The Volvo Group has signed an agreement with NVIDIA to jointly develop the decision making system of autonomous commercial vehicles and machines. Utilising NVIDIA's end-to-end artificial intelligence platform for training, simulation and in-vehicle computing, the resulting system is designed to safely handle fully autonomous driving on public roads and highways. The solution will be built on NVIDIA's full software stack for sensor processing, perception, map localisation and path planning, enabling a wide range of possible autonomous driving applications, such as freight transport, refuse and recycling collection, public transport, construction, mining, forestry and more. "Automation creates real-life benefits for both our customers and the society in terms of safety, energy efficiency and as a consequence productivity. We continue to gradually introduce automated applications in the entire spectrum of automation, from driver support systems to fully autonomous vehicles and machines. This partnership with NVIDIA is an important next step on that journey," says Martin Lundstedt, President and CEO of the Volvo Group.
Out of the tsunami of AI chip startups that hit the scene in the last few years, Israeli startup Habana Labs stands out from the crowd. The company surprised and impressed many with the announcement last fall of a chip designed to process a trained neural network (a task called "inference") with record performance at low power. At the time, Eitan Medina, the company's Chief Business Officer, promised a second chip called Gaudi that could challenge NVIDIA in the market for training those neural networks. On Monday, the company made good on that promise, announcing a very fast chip that also includes an on-die standards-based fabric to build large networks of accelerators and systems. Availability is set for the second half of 2019.
Nvidia have announced that they've introduced a new Artificial Intelligence (AI) Deep Learning model that "aims to catapult the graphics industry into the AI Age," and the result is the first ever interactive AI rendered virtual world. In short, Nvidia now has an AI capable of rendering high definition virtual environments, that can be used to create Virtual Reality (VR) games and simulations, in real time, and that's big because it takes the effort and cost out of having to design and make them from scratch, which has all sorts of advantages. In order to work their magic the researchers used what they called a Conditional Generative Neural Network as a starting point and then trained a neural network to render new 3D environments, and now the breakthrough will allow developers and artists of all kinds to create new interactive 3D virtual worlds based on videos from the real world, dramatically lowering the cost and time it takes to create virtual worlds. "NVIDIA has been creating new ways to generate interactive graphics for 25 years – and this is the first time we can do this with a neural network," said the leader of the Nvidia researchers Bryan Catanzaro, Vice President of Applied Deep Learning at Nvidia. "Neural networks – specifically – generative models like these are going to change the way graphics are created."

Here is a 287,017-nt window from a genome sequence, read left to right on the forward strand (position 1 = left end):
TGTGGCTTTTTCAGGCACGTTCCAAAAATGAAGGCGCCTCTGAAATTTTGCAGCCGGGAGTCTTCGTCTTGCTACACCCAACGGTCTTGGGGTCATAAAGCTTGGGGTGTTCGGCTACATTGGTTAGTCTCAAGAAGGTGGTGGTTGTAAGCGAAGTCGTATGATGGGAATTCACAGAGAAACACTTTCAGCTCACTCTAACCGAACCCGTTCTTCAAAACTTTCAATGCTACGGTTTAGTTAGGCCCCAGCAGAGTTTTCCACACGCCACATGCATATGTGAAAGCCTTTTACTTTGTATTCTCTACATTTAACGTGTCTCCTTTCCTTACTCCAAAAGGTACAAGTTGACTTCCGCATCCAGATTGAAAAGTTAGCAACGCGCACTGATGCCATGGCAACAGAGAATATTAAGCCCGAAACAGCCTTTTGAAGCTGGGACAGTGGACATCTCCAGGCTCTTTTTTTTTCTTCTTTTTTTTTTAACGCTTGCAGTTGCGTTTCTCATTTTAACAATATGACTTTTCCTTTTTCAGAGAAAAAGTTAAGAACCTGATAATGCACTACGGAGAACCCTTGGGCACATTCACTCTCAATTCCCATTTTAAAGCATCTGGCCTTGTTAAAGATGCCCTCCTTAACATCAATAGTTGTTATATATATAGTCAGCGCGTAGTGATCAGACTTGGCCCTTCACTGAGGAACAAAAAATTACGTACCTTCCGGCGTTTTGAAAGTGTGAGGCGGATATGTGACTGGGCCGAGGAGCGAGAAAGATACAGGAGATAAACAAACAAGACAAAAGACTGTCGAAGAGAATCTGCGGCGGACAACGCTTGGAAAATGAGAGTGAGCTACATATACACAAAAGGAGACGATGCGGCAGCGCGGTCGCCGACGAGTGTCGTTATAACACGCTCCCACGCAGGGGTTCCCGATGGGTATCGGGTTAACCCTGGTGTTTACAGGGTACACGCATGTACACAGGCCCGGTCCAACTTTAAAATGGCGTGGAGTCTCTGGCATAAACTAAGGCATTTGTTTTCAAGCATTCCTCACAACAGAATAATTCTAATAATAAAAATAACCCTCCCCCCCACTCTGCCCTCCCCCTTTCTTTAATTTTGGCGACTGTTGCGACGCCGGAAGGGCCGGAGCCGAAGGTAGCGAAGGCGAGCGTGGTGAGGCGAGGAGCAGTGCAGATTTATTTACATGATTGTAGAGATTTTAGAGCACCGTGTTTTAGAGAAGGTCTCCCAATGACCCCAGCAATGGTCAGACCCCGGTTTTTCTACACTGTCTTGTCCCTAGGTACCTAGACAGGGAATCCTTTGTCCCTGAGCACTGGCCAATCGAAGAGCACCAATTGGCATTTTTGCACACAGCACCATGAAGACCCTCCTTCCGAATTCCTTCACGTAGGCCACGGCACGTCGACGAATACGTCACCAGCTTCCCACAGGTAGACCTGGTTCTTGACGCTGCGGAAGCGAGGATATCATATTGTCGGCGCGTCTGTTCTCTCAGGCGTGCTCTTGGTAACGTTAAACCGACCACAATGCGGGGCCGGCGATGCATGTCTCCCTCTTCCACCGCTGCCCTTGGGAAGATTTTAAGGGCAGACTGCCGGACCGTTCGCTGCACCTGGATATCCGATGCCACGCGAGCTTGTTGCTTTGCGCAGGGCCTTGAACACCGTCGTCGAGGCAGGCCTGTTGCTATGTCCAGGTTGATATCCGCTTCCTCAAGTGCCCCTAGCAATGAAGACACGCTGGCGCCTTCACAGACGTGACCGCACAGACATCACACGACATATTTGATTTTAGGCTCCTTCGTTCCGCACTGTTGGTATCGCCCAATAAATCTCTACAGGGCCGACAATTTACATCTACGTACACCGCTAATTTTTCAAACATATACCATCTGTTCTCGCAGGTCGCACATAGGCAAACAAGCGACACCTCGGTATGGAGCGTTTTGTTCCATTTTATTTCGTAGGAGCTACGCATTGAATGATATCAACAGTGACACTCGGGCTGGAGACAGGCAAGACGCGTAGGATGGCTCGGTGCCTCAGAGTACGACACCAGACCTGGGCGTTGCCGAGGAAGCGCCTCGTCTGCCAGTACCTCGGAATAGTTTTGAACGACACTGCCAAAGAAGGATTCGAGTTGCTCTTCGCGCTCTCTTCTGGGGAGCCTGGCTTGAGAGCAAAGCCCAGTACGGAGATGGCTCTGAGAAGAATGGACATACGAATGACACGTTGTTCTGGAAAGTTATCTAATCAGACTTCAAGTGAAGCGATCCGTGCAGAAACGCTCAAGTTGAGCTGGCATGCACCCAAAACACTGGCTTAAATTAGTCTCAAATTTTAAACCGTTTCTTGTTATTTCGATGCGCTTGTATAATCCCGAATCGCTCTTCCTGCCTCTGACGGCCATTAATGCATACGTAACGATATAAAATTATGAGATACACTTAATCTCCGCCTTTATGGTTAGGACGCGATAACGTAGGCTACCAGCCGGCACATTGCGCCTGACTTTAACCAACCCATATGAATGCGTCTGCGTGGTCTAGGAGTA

Traditionally, supercomputer performance is measured using the High-Performance Linpack (HPL) benchmark, which is the basis for the Top500 list that biannually ranks world's fastest supercomputers. The Linpack benchmark tests a supercomputer's ability to conduct high-performance tasks (like simulations) that use double-precision math. On June's Top500 list, announced Monday, Summit's 148 Linpack petaflops land it first place by a comfortable margin. Using that same machine configuration, Oak Ridge National Laboratory (ORNL) and Nvidia have tested Summit on HPL-AI and gotten a result of 445 petaflops. While the HPL benchmark tests supercomputers' performance in double-precision math, AI is a rapidly growing use case for supercomputers -- and most AI models use mixed-precision math.